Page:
We have been getting a musty smell in our basement and I think I finally fo
und a spot in the corner where water is starting to come in. I have to admi
t this scared me a bit, but I contacted a guy at http://nocrackfoundationre
pair.com in Arkansas area, and he was extremely helpful.
On Thursday, November 12, 2015 at 12:42:48 PM UTC-5, email@example.com wrot
found a spot in the corner where water is starting to come in. I have to ad
mit this scared me a bit, but I contacted a guy at http://nocrackfoundation
repair.com in Arkansas area, and he was extremely helpful.
you need a interior french drain ideally with a gravity drain to daylight,
or a sump pump.
first fix obvious issues like overflowing gutters, clogged drain pipes, gro
und sloped wrong way toward home etc etc.
note you cannot seal water out! drylock paint is fine for tiny moisture iss
ues but not for real water in basement issues.
I worked ne summer as a laborer on my moms house wet basement. installed ex
terior french drain, resloed entire yard, all new downspout underground lin
es. i worked hard. spent over 8 grand. new sidewalks etc
had nice dry basement for a couple months. then the water returned coming u
p thru floor......
gave up and had interior french drain installed for $3500 bucks, that eded
the water problems.
Which just means your outer drain was not properly installed. (unless
you had an artesian well under the house)
An interior drain is "virtually always" a secondary choice and
inferior solution to a properly installed and functioning exterior
footing drainage system. (and a sump pump system is always a less
desireable solution than a "gravity" drain to "daylight" - although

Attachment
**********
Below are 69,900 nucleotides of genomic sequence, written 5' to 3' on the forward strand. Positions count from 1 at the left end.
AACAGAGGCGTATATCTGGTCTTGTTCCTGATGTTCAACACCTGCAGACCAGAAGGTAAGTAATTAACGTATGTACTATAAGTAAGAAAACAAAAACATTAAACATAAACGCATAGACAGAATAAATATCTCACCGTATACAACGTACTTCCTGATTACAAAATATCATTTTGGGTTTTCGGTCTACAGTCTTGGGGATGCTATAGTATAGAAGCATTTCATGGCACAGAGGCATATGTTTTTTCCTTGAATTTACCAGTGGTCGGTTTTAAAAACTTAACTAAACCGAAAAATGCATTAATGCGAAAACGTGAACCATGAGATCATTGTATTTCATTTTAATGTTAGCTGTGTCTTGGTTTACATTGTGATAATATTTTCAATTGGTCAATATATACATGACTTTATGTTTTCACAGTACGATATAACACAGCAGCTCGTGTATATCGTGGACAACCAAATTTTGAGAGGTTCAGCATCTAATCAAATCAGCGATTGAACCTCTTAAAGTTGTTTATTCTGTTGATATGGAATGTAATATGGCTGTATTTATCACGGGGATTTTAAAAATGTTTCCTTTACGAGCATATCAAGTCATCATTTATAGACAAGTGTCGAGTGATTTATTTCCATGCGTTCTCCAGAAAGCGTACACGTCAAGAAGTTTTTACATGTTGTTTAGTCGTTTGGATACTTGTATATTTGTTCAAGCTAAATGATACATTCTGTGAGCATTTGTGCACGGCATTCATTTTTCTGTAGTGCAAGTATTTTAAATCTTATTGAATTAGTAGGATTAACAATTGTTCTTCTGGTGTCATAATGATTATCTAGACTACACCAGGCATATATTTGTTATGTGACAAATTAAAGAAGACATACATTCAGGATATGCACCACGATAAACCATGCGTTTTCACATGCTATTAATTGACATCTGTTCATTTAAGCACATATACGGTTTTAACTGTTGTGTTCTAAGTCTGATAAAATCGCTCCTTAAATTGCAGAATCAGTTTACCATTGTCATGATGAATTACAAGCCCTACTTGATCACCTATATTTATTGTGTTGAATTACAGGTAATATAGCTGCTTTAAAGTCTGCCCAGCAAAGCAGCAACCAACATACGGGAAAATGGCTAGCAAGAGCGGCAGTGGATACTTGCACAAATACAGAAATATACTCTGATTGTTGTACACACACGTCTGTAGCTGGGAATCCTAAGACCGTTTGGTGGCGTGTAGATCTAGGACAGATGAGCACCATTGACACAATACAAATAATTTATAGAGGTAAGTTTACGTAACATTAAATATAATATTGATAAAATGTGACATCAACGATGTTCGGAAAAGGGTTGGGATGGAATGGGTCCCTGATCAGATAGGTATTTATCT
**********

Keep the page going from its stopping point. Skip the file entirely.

unavoidable in too many instances)
On Friday, November 13, 2015 at 8:58:49 AM UTC-5, firstname.lastname@example.org wrote:
ly found a spot in the corner where water is starting to come in. I have to
admit this scared me a bit, but I contacted a guy at http://nocrackfoundat
ionrepair.com in Arkansas area, and he was extremely helpful.
t, or a sump pump.
ground sloped wrong way toward home etc etc.
issues but not for real water in basement issues.
exterior french drain, resloed entire yard, all new downspout underground
lines. i worked hard. spent over 8 grand. new sidewalks etc
g up thru floor......
ed the water problems.
I live on top of a sandy hill, so drainage is not a problem. As long
as the grading is done properly, dry basements are the norm.
However, I work with a number of people who have sump pumps. All I
ever hear about is problems. Right now one of my co-workers is using
the pump he uses to drain his pool cover down in the basement while
he gather the parts to build a dual-pump set-up so he has a back-up.
Another coworker just installed a water powered back-up pump because
he lost power during a recent storm and his basement flooded.
I am so glad I don't have to deal with that issue.
On a somewhat similar note, my grandparents didn't have a drainage
problem per se, they had storm related sewer problems. Back when
Pepe built the house, the storm and waste sewers were one and the
same (or were connected in some manner. Overflow? I forget.)
Other houses on his street were having problems with sewage backing
up into the house during bad storms, so as part of the build, he
installed one of these in the basement floor:
Whenever a storm was predicted or if they were leaving the house for
an extended period of time, they would close the valve. Of course, that
meant no flushing while the valve was closed so things sometimes got
interesting, especially when they had company. Grandma's sister lived
on the next street over, but their back yards were connected. Ciocia
Josie's house didn't have the same sewer problem and I remember running
through the yards in the rain to use her bathroom.
I'm sure the poster is a spammer. But... for the sake